Richard had been advised by someone in Nigeria that I would not need a visa from the Cameroonian Embassy, that we could appear at immigration and get our passports stamped, and indeed Richard had travelled that way for years.  The Cameroonian immigration official, however, informed us that was only true if your home country bordered on Cameroon.  We had made a grave mistake: I needed a visa, which could only be issued while I was in my home in America.  I was denied admittance; we would have to spend the night in their office (on a bench); and we would be placed back on a speedboat the next morning (deported).  I tried to explain my medical situation to him and asked for permission to fly back instead.  The official said that he doesn't write the rules, he just enforces them.  By this time it was after closing hours for everyone and there was no one to appeal to.  The next morning we left before anything opened.  I did call the American embassy in Cameroon and was told that they have very little influence over the Cameroonian immigration department.

At that point I felt sure that a second boat ride might be seriously hgarmful, but could see no other option.  I did not want to end up in a Cameroonian jail for an extended time.  So we rode back to Nigeria on the open speedboat.  I took extra salt and steroids before and after the boat ride and when we got back to Nigeria I was shaky, but seemed generally okay. 

The Nigerian Teaching Hospital
That night, however, I asked Richard to share a room with me.  Before the night was over I was woozy and was not making a lot of sense.  I could not answer most questions.  Richard and our driver got me up and took me to the University of Uyo Teaching Hospital emergency room.  This is a different hospital than the one mentioned above. 

I was admitted to the hospital and Richard carried me on his back to the third floor.  There were no elevators.  By that time, the only thing I could tell the medical personnel was "sodium chloride and cortef (a brand of steroid)" and to point to the medic alert bracelet on my wrist.  I remember very little of my stay there other than a very nice young man accompanying me to the bathroom numerous times, and at least once realizing that about six medical personnel were gathered around my bed.  Later I asked Richard how long I had been there and he said 12 hours.

At that point Richard made the decision to take me out of the hospital and return me to the states for further treatment, almost a 24 hour ride counting layovers.  It was a good decision.  By the time we got to the airport, I was feeling the effects of the sodium chloride I had been given IV.  I likely would have been okay to return home alone, but to Richard's credit, he was going to accompany me home, postponing the seminar in Cameroon and other visits there.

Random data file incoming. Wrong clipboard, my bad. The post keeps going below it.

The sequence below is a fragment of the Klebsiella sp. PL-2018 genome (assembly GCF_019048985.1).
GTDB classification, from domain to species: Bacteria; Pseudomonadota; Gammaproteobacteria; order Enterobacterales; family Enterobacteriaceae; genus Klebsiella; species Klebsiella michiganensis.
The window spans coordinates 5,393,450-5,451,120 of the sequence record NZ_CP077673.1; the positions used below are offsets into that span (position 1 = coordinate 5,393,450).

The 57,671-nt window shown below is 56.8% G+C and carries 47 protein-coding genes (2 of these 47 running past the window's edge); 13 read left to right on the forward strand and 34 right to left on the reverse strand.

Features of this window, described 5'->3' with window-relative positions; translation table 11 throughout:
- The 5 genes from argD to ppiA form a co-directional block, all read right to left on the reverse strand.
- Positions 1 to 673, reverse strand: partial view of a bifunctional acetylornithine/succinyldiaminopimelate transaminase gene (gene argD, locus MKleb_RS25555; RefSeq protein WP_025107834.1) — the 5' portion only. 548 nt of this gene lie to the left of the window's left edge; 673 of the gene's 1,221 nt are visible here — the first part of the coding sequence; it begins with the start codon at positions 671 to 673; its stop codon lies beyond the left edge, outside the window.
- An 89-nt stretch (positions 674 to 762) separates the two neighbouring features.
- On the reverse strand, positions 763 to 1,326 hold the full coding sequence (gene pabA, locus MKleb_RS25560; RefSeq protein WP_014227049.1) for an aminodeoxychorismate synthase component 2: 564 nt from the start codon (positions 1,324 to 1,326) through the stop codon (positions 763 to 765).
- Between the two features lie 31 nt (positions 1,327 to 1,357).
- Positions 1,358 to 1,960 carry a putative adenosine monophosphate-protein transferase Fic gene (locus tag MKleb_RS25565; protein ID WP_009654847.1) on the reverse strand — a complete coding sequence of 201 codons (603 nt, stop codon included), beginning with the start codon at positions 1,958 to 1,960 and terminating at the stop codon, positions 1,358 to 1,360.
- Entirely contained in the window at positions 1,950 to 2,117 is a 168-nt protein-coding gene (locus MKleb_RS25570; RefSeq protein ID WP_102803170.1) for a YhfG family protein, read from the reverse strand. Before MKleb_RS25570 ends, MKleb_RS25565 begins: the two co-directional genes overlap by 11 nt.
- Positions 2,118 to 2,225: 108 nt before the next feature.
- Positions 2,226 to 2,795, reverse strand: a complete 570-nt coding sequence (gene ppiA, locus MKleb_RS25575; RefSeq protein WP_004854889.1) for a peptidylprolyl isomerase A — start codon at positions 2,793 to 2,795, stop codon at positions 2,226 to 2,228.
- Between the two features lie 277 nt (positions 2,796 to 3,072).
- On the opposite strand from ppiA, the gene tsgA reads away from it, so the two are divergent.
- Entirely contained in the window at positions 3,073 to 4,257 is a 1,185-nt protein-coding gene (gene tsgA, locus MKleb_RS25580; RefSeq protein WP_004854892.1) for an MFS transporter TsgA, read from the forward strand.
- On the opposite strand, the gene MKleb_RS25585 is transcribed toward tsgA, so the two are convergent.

We have now arrived home safely, having been here about 48 hours.  I have given a copy of the Nigerian hospital report to my endocrinologist and have an appointment Monday

My major regrets are three:

1.  That the money you spent to get me there did not result in the work being done in Cameroon as well as what we did do in Nigeria.  I will always wonder what more could have been accomplished had I been admitted to Cameroon.  I was excited about the seminar and about the visits to the small country churches.  I am disappointed.

2.  That I was not alert enough before the trip to go ahead and get a Cameroonian visa in spite of the advice we had been given from people in Nigeria,  I should have been smart enough, and cautious enough to take that precaution.

3.  That I was not cautious enough about my own medical condition to refuse the speed boat ride.  Frankly the speed boat ride sounded like fun.  It was not; it was too crowded and was extremely uncomfortable.  My medical condition has been so well under control by my excellent Health Partners physicians that I almost never think of it.  I should have.

What's next?
If any of you want part or all of your money back, please let me know.  Those of you who know me well, know that I will pick up and move on.  In the movie "Batman Begins," the young Bruce Lee has fallen into a well (with bats).  After Bruce's rescue, his dad asks him, "Bruce, why do we fall down?"  Then, after a pause, he answers his own question, "So we can learn how to get back up."  I guess that is where I stand today, ready to learn from my experience and to look for the leading of the Spirit of God.  God has a plan for Nigeria.  He has a plan for Cameroon.  He has a plan for Richard.  He has a plan for me.  And He works all things together for our good.  God is in charge.  Satan did not win.  And he will not win.  It is exciting to live God's life.  Each day is a new adventure.

Thank you.
Thank you again for your love and support.